# solution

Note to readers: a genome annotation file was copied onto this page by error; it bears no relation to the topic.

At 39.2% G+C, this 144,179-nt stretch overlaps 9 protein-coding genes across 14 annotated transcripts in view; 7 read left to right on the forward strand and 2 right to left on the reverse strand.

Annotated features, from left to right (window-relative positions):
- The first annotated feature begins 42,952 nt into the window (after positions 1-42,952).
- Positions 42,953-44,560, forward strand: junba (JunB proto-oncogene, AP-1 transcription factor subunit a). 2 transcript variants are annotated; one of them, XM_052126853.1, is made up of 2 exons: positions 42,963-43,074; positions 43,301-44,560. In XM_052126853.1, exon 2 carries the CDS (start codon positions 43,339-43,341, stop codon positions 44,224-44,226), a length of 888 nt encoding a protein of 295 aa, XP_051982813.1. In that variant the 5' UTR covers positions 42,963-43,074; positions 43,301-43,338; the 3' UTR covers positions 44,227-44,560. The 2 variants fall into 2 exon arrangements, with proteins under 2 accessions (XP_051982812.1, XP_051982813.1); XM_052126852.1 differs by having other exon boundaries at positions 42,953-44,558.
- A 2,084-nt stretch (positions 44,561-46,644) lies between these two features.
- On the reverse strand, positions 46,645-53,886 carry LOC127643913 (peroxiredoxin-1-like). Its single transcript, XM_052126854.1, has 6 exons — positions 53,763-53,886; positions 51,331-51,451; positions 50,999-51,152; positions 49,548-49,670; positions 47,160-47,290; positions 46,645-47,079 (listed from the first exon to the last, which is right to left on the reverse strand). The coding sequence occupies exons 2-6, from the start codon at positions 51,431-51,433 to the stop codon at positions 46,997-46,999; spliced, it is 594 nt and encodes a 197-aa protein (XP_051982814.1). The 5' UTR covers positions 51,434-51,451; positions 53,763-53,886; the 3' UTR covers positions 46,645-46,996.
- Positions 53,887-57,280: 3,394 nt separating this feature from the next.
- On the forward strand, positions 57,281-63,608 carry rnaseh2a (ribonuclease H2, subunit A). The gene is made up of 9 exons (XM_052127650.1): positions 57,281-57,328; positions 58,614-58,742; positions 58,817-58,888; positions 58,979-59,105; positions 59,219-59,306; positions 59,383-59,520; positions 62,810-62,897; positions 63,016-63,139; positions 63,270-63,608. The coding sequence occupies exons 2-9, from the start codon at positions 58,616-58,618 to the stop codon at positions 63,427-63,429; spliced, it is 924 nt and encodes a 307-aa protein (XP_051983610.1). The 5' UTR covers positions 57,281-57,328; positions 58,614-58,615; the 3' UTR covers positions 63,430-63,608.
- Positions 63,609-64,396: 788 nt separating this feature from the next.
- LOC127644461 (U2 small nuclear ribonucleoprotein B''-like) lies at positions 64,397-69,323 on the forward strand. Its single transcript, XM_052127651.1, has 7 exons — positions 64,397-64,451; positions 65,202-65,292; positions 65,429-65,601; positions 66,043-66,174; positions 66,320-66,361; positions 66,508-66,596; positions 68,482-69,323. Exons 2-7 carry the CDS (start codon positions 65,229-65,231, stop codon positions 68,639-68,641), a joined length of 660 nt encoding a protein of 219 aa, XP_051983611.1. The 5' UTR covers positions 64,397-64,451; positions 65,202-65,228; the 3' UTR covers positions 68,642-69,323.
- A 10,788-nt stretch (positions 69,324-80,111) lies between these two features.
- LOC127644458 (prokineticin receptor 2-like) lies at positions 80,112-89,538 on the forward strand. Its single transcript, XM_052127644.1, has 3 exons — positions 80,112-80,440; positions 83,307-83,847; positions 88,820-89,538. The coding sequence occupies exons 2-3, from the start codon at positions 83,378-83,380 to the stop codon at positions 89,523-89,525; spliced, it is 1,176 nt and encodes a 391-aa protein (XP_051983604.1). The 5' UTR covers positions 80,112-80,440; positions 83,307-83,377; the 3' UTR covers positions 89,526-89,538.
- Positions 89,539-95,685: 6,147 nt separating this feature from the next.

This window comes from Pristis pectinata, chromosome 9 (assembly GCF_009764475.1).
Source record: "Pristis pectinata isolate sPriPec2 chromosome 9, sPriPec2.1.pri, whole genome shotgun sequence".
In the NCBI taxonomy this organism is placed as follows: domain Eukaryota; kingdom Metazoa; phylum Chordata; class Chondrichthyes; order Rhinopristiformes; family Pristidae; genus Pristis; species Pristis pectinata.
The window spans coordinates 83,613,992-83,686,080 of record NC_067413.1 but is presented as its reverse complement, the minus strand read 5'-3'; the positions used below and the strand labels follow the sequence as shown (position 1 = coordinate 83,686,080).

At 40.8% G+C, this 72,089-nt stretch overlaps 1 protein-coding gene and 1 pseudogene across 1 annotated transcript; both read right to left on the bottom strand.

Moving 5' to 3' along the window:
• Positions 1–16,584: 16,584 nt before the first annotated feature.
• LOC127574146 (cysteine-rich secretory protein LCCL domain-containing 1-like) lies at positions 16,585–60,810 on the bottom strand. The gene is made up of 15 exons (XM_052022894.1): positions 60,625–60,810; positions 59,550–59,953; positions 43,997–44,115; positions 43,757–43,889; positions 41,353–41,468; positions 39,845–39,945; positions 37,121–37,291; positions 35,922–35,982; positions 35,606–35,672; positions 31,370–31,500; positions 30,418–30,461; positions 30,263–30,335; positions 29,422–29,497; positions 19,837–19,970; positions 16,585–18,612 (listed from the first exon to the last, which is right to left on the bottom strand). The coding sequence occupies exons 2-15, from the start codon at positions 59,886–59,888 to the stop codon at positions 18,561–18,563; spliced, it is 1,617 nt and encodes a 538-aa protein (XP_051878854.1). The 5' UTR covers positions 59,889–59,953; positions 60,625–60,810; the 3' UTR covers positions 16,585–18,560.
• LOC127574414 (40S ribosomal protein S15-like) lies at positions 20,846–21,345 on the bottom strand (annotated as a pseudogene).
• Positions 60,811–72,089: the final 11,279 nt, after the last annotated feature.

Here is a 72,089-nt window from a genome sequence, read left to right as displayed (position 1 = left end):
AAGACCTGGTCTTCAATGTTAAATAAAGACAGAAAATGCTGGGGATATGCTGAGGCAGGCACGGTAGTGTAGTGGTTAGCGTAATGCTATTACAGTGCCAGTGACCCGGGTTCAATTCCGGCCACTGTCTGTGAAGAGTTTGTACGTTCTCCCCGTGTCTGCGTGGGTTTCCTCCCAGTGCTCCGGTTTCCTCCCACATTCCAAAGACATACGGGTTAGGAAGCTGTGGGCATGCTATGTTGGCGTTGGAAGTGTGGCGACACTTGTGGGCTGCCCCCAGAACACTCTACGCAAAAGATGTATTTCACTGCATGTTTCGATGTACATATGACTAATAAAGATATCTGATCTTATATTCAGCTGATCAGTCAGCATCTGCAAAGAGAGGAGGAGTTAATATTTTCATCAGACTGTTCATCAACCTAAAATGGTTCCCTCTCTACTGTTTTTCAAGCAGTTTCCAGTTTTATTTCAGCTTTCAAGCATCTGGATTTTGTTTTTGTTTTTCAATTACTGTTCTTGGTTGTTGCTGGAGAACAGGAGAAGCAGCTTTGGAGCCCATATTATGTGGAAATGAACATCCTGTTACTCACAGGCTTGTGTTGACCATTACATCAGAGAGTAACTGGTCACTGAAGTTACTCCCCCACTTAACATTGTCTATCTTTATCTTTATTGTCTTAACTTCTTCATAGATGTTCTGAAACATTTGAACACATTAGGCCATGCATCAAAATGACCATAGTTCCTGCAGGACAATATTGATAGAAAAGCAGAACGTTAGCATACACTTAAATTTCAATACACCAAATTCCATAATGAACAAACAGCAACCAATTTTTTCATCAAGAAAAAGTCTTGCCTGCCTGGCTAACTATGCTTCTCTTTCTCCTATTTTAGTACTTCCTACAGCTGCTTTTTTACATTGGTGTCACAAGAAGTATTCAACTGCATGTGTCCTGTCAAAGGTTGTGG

In Example 4.7, we used data on nonunionized manufacturing firms to estimate the relationship between the scrap rate and other firm characteristics. We now look at this example more closely and use all available firms. (i) The population model estimated in Example 4.7 can be written as log(scrap,-A, + ÃŸ1hrsemp + Alog(sales) + Blog(employ) + a. Using the 43 observations available for 1987, the estimated equation is logscrap)-11.74-042 hrsemp?.951 log(sales) + 992 log(employ) (4.57) 019) (.370) (.360) n = 43, R2 .310. Compare this equation to that estimated using only the 29 nonunionized firms in the sample. (ii) Show that the population model can also be written ats log(scrap-A, + ÃŸ,hrsemp + ÃŸ)og(sales!employ) + ?,Jog(employ) + u. where ?3 = ÃŸ2 + ÃŸ3. [Hint: Recall that logty/5) = log(x)-log(,).] Interpret the hypothesis Ho-83-0. (iii) When the equation from part (ii) is estimated, we obtain log(scrap)= 11.74-.042 hrsemp_ .951 logsalesemploy) + .041 logiemploy) (.370) (4.57) (.019) (.205) n = 43, R2 .310. Controlling for worker training and for the sales-to-employee ratio, do bigger firms have larger statistically significant scrap rates? Test the hypothesis that a 1% increase in sales/employ is associated with a 1% drop in the scrap rate.